Proposed regulations could drive Uber and Lyft out of America’s third largest city.
The ride-sharing giants warned Chicago’s City Council during testimony this week that proposed regulations requiring their drivers to obtain a chauffeur’s license are too cumbersome. The companies recently made good on a threat to abandon the Austin, Texas market after losing a similar licensing and regulation battle there.
Under the Chicago proposal, Uber and Lyft drivers would have to pay a $115 fee, undergo fingerprinting and a background check, and pass a one-day certification course. Vehicles would also have to be inspected by the city government.
“If this ordinance were to pass, ride-sharing as we know it would no longer exist in Chicago,” said Marco McCottry, Uber’s Chicago general manager, during his testimony before the City Council. Lyft vice president of government relations Joseph Okpaku echoed the sentiment, pointing out that the vast majority of the firm’s drivers are part-time workers who would be unwilling to comply with the regulations.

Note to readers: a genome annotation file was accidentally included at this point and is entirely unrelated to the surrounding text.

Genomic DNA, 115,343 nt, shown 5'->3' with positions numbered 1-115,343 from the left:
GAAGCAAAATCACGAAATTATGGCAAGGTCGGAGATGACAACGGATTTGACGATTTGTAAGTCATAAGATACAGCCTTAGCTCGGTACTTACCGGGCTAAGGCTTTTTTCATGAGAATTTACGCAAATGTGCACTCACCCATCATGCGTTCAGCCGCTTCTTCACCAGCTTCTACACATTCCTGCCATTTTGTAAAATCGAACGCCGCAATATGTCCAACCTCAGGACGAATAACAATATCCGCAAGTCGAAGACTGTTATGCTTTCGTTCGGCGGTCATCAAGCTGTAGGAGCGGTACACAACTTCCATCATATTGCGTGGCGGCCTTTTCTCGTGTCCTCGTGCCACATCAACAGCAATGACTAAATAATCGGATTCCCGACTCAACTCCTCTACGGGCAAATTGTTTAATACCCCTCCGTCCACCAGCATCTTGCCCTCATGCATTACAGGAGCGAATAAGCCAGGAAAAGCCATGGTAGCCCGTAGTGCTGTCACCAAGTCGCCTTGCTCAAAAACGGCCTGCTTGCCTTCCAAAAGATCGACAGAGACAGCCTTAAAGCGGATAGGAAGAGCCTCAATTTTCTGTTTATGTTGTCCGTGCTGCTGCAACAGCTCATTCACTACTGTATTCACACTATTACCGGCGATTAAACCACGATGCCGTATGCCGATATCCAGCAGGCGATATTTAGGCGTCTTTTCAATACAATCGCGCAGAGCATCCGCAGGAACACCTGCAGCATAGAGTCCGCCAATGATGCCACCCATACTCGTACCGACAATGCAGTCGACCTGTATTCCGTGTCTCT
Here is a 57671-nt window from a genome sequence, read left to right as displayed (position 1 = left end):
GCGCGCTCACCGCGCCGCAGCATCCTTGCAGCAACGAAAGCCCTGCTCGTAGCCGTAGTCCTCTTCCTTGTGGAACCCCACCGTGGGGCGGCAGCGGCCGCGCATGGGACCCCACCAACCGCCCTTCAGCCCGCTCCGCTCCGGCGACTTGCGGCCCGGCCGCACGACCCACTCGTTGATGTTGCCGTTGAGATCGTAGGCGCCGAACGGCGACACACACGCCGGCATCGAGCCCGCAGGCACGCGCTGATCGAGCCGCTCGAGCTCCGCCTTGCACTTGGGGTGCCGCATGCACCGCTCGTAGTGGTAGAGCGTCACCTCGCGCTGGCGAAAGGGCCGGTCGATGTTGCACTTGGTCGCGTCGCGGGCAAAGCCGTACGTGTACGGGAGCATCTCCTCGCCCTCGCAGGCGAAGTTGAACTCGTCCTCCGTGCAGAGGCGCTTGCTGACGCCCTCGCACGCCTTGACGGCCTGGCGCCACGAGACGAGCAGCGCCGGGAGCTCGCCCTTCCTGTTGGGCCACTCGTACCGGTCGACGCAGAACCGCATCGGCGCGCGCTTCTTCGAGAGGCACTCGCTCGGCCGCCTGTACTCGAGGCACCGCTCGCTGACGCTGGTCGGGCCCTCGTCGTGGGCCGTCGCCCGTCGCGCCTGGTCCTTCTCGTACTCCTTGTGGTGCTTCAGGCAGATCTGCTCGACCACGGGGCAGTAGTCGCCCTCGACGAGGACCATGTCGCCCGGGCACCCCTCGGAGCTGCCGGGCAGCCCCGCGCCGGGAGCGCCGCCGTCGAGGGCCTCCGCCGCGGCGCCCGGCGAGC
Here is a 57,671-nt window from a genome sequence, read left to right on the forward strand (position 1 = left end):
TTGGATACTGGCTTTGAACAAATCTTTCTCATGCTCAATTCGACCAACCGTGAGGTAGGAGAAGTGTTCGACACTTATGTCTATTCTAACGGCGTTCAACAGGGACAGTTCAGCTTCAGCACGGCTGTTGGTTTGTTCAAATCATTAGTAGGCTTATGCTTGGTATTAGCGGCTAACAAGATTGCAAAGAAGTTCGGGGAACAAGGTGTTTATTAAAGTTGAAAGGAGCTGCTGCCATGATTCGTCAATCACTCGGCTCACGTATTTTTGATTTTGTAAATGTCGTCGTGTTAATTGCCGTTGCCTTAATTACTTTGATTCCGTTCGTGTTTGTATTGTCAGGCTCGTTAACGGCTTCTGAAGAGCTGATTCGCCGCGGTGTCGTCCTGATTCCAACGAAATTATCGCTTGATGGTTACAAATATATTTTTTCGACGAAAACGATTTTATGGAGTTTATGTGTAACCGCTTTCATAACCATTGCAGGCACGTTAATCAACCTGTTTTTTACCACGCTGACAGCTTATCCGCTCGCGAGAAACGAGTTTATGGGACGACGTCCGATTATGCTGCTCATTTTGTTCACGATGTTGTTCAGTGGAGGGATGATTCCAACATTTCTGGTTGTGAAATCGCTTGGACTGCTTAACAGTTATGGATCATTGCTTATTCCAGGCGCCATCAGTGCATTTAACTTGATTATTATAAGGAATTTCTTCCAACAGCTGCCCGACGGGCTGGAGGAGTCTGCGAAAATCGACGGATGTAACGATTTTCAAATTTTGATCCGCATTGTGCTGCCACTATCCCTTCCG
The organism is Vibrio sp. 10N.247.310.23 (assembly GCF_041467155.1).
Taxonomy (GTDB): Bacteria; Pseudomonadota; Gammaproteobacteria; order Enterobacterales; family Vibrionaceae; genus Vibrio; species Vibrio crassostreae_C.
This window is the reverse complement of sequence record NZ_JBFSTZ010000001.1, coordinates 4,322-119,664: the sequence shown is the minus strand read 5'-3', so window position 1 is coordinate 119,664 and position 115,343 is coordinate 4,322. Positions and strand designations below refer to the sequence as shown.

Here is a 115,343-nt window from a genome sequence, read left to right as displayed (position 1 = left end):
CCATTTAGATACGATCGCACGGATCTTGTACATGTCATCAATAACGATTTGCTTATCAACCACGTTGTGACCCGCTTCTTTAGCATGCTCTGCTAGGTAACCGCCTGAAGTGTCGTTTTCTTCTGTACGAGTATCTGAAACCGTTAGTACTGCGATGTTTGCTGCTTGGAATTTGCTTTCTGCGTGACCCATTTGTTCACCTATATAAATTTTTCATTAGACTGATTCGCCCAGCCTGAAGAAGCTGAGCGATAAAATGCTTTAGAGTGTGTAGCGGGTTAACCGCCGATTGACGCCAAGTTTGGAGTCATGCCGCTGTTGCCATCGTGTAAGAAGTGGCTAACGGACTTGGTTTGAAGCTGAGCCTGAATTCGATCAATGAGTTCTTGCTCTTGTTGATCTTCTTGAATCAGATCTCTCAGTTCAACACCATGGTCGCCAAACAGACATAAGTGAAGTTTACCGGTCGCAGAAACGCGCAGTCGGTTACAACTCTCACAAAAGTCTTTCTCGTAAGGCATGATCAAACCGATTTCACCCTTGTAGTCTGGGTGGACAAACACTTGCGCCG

Many council members appeared unpersuaded by the arguments, arguing that they were simply trying to “level the playing field” between ride-sharing and taxi services, and that companies worth tens of billions of dollars could afford to comply with regulations.
Chicago Mayor Rahm Emanuel (D) has expressed strong opposition to the licensing proposal.
Some cities’ recent pushback on Uber and Lyft have raised questions about how to best regulate innovative new companies in an era of rapid technological advances. Politicians like Sen. Elizabeth Warren (D-Mass.) have also turned their fire on the gig economy, arguing that companies like Uber and Lyft undermine worker protections.